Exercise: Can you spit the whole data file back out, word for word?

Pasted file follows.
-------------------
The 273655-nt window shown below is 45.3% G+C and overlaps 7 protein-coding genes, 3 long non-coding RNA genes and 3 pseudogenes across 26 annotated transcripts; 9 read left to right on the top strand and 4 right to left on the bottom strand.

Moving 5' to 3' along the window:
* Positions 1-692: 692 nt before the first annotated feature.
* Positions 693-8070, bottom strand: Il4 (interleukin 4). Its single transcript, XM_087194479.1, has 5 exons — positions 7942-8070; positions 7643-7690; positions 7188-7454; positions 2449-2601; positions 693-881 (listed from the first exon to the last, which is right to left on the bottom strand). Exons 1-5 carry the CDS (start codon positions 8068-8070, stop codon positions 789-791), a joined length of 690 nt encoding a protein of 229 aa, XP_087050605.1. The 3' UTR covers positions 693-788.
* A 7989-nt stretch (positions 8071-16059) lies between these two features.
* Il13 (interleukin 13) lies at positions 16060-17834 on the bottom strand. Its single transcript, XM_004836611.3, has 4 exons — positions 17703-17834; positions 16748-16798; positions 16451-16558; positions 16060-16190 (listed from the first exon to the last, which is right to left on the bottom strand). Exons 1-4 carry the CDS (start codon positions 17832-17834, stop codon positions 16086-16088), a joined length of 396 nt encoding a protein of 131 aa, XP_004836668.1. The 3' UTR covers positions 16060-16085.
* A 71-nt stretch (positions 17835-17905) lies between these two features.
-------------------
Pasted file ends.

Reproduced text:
The 273655-nt window shown below is 45.3% G+C and overlaps 7 protein-coding genes, 3 long non-coding RNA genes and 3 pseudogenes across 26 annotated transcripts; 9 read left to right on the top strand and 4 right to left on the bottom strand.

Moving 5' to 3' along the window:
* Positions 1-692: 692 nt before the first annotated feature.
* Positions 693-8070, bottom strand: Il4 (interleukin 4). Its single transcript, XM_087194479.1, has 5 exons — positions 7942-8070; positions 7643-7690; positions 7188-7454; positions 2449-2601; positions 693-881 (listed from the first exon to the last, which is right to left on the bottom strand). Exons 1-5 carry the CDS (start codon positions 8068-8070, stop codon positions 789-791), a joined length of 690 nt encoding a protein of 229 aa, XP_087050605.1. The 3' UTR covers positions 693-788.
* A 7989-nt stretch (positions 8071-16059) lies between these two features.
* Il13 (interleukin 13) lies at positions 16060-17834 on the bottom strand. Its single transcript, XM_004836611.3, has 4 exons — positions 17703-17834; positions 16748-16798; positions 16451-16558; positions 16060-16190 (listed from the first exon to the last, which is right to left on the bottom strand). Exons 1-4 carry the CDS (start codon positions 17832-17834, stop codon positions 16086-16088), a joined length of 396 nt encoding a protein of 131 aa, XP_004836668.1. The 3' UTR covers positions 16060-16085.
* A 71-nt stretch (positions 17835-17905) lies between these two features.